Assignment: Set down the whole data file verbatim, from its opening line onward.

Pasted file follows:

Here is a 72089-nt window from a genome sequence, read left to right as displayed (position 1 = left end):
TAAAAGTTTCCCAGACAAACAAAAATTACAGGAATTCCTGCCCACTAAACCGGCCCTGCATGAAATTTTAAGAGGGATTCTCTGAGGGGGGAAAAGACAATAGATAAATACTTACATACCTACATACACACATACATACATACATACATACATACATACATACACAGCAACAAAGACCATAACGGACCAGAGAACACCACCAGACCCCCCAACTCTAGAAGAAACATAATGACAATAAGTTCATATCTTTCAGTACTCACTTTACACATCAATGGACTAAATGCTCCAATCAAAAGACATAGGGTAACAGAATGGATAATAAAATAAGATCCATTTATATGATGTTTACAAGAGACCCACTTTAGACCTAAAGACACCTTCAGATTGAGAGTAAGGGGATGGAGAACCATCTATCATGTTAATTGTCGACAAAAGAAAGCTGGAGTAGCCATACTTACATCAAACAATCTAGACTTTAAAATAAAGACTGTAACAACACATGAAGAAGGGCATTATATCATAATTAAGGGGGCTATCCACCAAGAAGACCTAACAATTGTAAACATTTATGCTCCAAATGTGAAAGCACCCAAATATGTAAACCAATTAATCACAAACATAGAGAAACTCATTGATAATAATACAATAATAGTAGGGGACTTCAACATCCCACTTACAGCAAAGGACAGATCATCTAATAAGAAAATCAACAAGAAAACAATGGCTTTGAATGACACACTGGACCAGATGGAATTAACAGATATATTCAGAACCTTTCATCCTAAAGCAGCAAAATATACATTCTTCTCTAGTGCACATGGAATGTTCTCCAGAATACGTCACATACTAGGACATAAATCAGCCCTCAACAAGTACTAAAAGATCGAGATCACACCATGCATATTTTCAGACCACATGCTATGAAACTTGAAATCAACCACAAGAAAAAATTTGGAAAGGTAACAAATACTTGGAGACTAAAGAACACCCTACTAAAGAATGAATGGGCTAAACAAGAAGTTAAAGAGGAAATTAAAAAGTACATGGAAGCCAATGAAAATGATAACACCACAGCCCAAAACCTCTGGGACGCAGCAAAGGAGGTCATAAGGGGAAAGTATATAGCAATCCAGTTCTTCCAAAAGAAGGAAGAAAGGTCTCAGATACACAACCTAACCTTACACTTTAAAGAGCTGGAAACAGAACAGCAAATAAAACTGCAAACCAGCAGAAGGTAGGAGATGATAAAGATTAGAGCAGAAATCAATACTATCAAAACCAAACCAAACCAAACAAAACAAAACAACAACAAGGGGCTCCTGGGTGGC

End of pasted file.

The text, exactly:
Here is a 72089-nt window from a genome sequence, read left to right as displayed (position 1 = left end):
TAAAAGTTTCCCAGACAAACAAAAATTACAGGAATTCCTGCCCACTAAACCGGCCCTGCATGAAATTTTAAGAGGGATTCTCTGAGGGGGGAAAAGACAATAGATAAATACTTACATACCTACATACACACATACATACATACATACATACATACATACATACACAGCAACAAAGACCATAACGGACCAGAGAACACCACCAGACCCCCCAACTCTAGAAGAAACATAATGACAATAAGTTCATATCTTTCAGTACTCACTTTACACATCAATGGACTAAATGCTCCAATCAAAAGACATAGGGTAACAGAATGGATAATAAAATAAGATCCATTTATATGATGTTTACAAGAGACCCACTTTAGACCTAAAGACACCTTCAGATTGAGAGTAAGGGGATGGAGAACCATCTATCATGTTAATTGTCGACAAAAGAAAGCTGGAGTAGCCATACTTACATCAAACAATCTAGACTTTAAAATAAAGACTGTAACAACACATGAAGAAGGGCATTATATCATAATTAAGGGGGCTATCCACCAAGAAGACCTAACAATTGTAAACATTTATGCTCCAAATGTGAAAGCACCCAAATATGTAAACCAATTAATCACAAACATAGAGAAACTCATTGATAATAATACAATAATAGTAGGGGACTTCAACATCCCACTTACAGCAAAGGACAGATCATCTAATAAGAAAATCAACAAGAAAACAATGGCTTTGAATGACACACTGGACCAGATGGAATTAACAGATATATTCAGAACCTTTCATCCTAAAGCAGCAAAATATACATTCTTCTCTAGTGCACATGGAATGTTCTCCAGAATACGTCACATACTAGGACATAAATCAGCCCTCAACAAGTACTAAAAGATCGAGATCACACCATGCATATTTTCAGACCACATGCTATGAAACTTGAAATCAACCACAAGAAAAAATTTGGAAAGGTAACAAATACTTGGAGACTAAAGAACACCCTACTAAAGAATGAATGGGCTAAACAAGAAGTTAAAGAGGAAATTAAAAAGTACATGGAAGCCAATGAAAATGATAACACCACAGCCCAAAACCTCTGGGACGCAGCAAAGGAGGTCATAAGGGGAAAGTATATAGCAATCCAGTTCTTCCAAAAGAAGGAAGAAAGGTCTCAGATACACAACCTAACCTTACACTTTAAAGAGCTGGAAACAGAACAGCAAATAAAACTGCAAACCAGCAGAAGGTAGGAGATGATAAAGATTAGAGCAGAAATCAATACTATCAAAACCAAACCAAACCAAACAAAACAAAACAACAACAAGGGGCTCCTGGGTGGC